Author Topic: Authentic Neapolitan Pizza Dough  (Read 8536 times)

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Offline YoMomma

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Authentic Neapolitan Pizza Dough
« on: July 17, 2003, 10:14:16 PM »
I recently rec'vd a copy of Cuisine at home magazine and there was an article about Margherita pizza including the  recipe for "true" Neapolitan dough as governed by the UNI (the governmental agency that regulates arts, good and services in Italy).  The process was longer than most but not overnight.  I was impressed with the recipe so much that I decided to subscribe to their magazine.  I was wondering if anyone else has tried this recipe or method for "true" Neapolitan dough?  


Offline YoMomma

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Re:Authentic Neapolitan Pizza Dough
« Reply #1 on: July 27, 2003, 11:23:44 AM »
This is the recipe from Cuisine at Home magazine:

Neapolitan Dough

This dough takes 6-8 hours but it's the real deal.

Combine:
1 1/2 cups warm water (105-115 degrees)
1 t. active dry yeast (1/2 of a 1/4-oz. package)

Mix with:
3 cups all-purpose flour
1 cup cake flour
1 T. sea salt

ADD YEAST MIXTURE; KNEAD.
COVER AND LET RISE.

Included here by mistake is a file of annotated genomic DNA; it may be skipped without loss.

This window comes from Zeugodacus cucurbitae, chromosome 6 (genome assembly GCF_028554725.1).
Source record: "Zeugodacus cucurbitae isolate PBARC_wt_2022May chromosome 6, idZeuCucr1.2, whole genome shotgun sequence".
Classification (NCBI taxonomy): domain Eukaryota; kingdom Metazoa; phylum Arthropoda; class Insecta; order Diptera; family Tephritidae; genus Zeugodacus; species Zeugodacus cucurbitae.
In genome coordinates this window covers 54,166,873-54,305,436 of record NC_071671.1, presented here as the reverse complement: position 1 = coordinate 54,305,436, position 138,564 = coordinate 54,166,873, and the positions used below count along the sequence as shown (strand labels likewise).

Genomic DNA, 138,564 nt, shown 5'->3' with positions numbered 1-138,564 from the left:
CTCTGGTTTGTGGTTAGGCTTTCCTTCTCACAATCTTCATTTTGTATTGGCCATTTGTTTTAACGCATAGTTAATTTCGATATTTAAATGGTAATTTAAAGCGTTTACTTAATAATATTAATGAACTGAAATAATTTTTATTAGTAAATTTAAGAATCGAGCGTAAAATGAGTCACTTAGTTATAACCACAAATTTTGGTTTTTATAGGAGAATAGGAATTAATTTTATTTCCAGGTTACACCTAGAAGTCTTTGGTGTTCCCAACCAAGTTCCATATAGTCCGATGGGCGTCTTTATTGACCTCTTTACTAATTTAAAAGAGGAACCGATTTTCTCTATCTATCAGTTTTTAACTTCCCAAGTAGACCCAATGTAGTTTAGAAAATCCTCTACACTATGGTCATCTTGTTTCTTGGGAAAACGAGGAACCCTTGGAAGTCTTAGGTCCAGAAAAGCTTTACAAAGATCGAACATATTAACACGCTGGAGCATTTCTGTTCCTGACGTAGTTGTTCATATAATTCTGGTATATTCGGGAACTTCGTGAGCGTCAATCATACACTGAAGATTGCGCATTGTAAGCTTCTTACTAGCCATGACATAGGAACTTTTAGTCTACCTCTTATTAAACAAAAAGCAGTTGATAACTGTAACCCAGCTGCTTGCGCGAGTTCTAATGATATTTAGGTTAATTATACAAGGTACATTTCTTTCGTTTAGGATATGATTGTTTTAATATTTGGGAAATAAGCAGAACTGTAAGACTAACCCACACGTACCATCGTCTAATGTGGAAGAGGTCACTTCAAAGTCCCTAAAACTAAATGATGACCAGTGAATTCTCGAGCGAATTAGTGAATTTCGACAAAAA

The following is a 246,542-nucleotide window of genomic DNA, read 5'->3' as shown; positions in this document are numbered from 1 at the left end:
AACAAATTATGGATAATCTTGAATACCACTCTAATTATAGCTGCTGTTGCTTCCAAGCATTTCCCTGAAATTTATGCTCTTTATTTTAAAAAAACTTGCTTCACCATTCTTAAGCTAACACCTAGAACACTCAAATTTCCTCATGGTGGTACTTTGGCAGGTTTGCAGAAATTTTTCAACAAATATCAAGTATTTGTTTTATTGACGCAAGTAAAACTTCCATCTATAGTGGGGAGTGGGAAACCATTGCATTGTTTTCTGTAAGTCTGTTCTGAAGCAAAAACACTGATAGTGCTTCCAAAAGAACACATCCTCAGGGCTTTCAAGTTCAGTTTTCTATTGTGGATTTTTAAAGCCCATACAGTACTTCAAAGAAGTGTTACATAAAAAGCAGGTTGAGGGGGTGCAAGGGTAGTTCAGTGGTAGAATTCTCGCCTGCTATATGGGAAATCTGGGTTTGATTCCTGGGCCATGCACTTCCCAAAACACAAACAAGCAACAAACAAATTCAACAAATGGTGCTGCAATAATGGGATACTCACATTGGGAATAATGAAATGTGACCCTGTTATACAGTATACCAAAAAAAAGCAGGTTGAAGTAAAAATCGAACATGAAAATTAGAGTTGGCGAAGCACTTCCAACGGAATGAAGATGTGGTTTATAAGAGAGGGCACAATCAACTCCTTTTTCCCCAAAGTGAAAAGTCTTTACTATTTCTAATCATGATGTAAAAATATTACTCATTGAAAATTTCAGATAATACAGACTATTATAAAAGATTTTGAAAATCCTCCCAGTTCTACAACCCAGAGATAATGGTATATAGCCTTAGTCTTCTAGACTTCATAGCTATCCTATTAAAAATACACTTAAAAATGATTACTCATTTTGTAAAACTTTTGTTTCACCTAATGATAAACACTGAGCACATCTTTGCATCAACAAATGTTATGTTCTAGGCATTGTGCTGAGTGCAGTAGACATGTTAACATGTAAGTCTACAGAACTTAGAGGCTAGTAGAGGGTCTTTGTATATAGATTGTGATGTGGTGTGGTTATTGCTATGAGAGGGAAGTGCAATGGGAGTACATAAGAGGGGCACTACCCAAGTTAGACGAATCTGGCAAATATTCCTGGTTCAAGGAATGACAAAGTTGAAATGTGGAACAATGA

SHAPE INTO PIZZA CRUSTS.

COMBINE water and yeast. Proof until foamy, 5-8 min.
MIX flours and salt in bowl of a heavy-duty stand mixer fitted with dough hook.
ADD yeast mixture to flour and knead at low speed 30 minutes.  Shape dough into a round, place in a lightly oiled bowl, and turn to coat.
COVER bowl with plastic wrap; let dough rise 4 hours in a warm place.  Punch down, divide into 4 pieces, and shape into balls.  Brush lightly with oil, cover completely with plastic wrap, and let rise another 2-4 hours.
SHAPE by pressing fingertips into dough, leaving edge puffy to create a rim.  Grasp rim with hands, working your way around the circle.  As dough dangles, it stretches while edge stay plump.
Bake on stone 550 degrees.

Offline DKM

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Re:Authentic Neapolitan Pizza Dough
« Reply #2 on: July 27, 2003, 05:51:03 PM »
Thanks to those who posted their recipes, I shall try them over the next couple of weeks.

DKM
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Offline DKM

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Re:Authentic Neapolitan Pizza Dough